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by Vladimir Shlapentokh

  • ISBN: 1107042143
  • Category: Politics
  • Author: Vladimir Shlapentokh
  • Subcategory: Politics & Government
  • Other formats: mobi lrf lrf txt
  • Language: English
  • Publisher: Cambridge University Press (September 2, 2013)
  • Pages: 218 pages
  • FB2 size: 1171 kb
  • EPUB size: 1482 kb
  • Rating: 4.2
  • Votes: 375
Download Freedom, Repression, and Private Property in Russia fb2

Shlapentokh, Vladimir, Sociology and Politics: The Soviet Case (Falls Church, VA: Delphi Associates, 1985).

Shlapentokh, Vladimir, Sociology and Politics: The Soviet Case (Falls Church, VA: Delphi Associates, 1985). Shlapentokh, Vladimir, Soviet Intellectuals and Political Power (Princeton, NJ: Princeton University Press, 1990).

Based on case studies, Vladimir Shlapentokh and Anna Arutunyan analyze how private property and free markets spawn feudal elements in society. These elements are so strong in post-Communist Russia that they prevent the formation of a true democratic society, while making it impossible to return to totalitarianism. Start reading Freedom, Repression, and Private Property in Russia on your Kindle in under a minute. Don't have a Kindle? Get your Kindle here, or download a FREE Kindle Reading App.

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Vladimir Shlapentokh, Anna Arutunyan. This study demonstrates how the emergence of private property and a market economy after the Soviet Union's collapse enabled a degree of freedom while simultaneously supporting authoritarianism

Vladimir Shlapentokh, Anna Arutunyan. This study demonstrates how the emergence of private property and a market economy after the Soviet Union's collapse enabled a degree of freedom while simultaneously supporting authoritarianism. Based on case studies, Vladimir Shlapentokh and Anna Arutunyan analyze how private property and free markets spawn feudal elements in society.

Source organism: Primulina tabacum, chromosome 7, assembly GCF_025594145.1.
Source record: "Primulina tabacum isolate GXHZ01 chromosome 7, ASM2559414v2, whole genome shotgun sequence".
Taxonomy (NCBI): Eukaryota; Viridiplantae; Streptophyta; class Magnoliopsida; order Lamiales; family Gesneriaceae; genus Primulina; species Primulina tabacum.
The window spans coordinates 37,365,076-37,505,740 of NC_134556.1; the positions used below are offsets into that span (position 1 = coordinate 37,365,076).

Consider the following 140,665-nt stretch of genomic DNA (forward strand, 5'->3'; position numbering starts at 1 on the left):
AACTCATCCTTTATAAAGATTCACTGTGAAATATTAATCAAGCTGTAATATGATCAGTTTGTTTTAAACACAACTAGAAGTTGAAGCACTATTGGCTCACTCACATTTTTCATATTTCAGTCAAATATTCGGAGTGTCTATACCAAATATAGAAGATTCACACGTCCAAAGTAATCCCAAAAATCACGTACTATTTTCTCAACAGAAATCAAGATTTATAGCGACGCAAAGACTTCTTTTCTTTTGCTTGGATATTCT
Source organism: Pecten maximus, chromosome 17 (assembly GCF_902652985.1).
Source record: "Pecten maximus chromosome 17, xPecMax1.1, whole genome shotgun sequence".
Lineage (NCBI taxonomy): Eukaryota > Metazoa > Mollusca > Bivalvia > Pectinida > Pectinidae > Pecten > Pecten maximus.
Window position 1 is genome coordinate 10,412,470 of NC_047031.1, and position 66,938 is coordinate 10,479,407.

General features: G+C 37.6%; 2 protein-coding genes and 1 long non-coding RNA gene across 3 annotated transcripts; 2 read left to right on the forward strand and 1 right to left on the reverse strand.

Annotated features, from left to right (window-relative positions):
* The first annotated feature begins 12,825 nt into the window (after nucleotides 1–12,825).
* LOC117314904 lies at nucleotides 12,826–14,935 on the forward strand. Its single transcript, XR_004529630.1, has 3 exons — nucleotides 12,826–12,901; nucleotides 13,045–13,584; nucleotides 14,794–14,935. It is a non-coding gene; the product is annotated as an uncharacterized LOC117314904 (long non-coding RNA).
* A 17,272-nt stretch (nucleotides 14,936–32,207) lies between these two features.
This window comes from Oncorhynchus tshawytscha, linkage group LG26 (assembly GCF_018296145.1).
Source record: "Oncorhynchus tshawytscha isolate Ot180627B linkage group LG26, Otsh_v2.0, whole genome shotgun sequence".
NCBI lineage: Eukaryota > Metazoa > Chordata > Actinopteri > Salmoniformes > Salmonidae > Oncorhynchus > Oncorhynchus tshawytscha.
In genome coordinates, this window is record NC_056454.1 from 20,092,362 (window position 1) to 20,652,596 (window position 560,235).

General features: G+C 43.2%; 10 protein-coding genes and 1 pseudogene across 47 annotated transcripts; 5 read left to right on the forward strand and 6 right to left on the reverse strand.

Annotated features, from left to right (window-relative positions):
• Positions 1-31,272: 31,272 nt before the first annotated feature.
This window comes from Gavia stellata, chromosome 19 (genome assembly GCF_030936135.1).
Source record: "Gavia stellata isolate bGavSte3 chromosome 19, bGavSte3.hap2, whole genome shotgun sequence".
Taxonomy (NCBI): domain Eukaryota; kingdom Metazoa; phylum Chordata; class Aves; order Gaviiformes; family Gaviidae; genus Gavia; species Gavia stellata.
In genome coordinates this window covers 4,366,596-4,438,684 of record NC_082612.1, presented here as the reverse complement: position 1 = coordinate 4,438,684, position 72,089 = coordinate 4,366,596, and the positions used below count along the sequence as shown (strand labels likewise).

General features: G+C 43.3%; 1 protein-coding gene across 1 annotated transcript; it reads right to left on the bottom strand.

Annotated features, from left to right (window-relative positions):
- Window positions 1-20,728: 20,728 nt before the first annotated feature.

Based on case studies, Vladimir Shlapentokh and Anna Arutunyan analyze how private property and free markets spawn feudal elements in society

Based on case studies, Vladimir Shlapentokh and Anna Arutunyan analyze how private property and free markets spawn feudal elements in society. The authors describe the resulting Russian society as having three types of social organization: authoritarian, feudal and liberal

Based on case studies, Vladimir Shlapentokh and Anna Arutunyan analyze how private property and free markets spawn feudal elements in society. These elements are so strong in post-Communist Russia that they prevent the formation of a true democratic society, while making it impossible to return to totalitarianism

Date: Fri, 23 Aug 2013 From: Vladimir Shlapentokh

Date: Fri, 23 Aug 2013 From: Vladimir Shlapentokh

Books Books Non- Fiction Social & Political Sciences. Freedom, Repression, and Private Property in Russia. by Vladimir Shlapentokh. Shipped in 8 to 10 working days. Arutunyan and Shlapentokh, a verteran sociologist with a deep understanding of Russian society, argue that Putin's Russia is still shaped by many social institutions inherited from the Soviet era.

Vladimir Emmanuilovich Shlapentokh (Russian: Влади́мир Эммануи́лович Шляпенто́х, Vladimir Èmmanuilovič Šlâpentoh, 19 October 1926 – 6 October 2015) was a Soviet-born American sociologist, historian, political scientist, and university professor, nota.

Vladimir Emmanuilovich Shlapentokh (Russian: Влади́мир Эммануи́лович Шляпенто́х, Vladimir Èmmanuilovič Šlâpentoh, 19 October 1926 – 6 October 2015) was a Soviet-born American sociologist, historian, political scientist, and university professor, notable for his work on Soviet and Russian society and politics as well as theoretical work in sociology. He was a Professor of Sociology at Michigan State University (MSU).

Vladimir Shlapentokh. Cambridge University Press. Demonstrates how the emergence of private property and a market economy after the Soviet Union's collapse enab. ISBN10 : 9781107042148, ISBN13 : 1107042143.

This study demonstrates how the emergence of private property and a market economy after the Soviet Union's collapse enabled a degree of freedom while simultaneously supporting authoritarianism. Based on case studies, Vladimir Shlapentokh and Anna Arutunyan analyze how private property and free markets spawn feudal elements in society. These elements are so strong in post-Communist Russia that they prevent the formation of a true democratic society, while making it impossible to return to totalitarianism. The authors describe the resulting Russian society as having three types of social organization: authoritarian, feudal, and liberal. The authors examine the adaptation of Soviet-era institutions like security forces, police, and the army to free market conditions and how they generated corruption; the belief that the KGB was relatively free from corruption; how large property holdings merge with power and necessitate repression; and how property relations affect government management and suppression.

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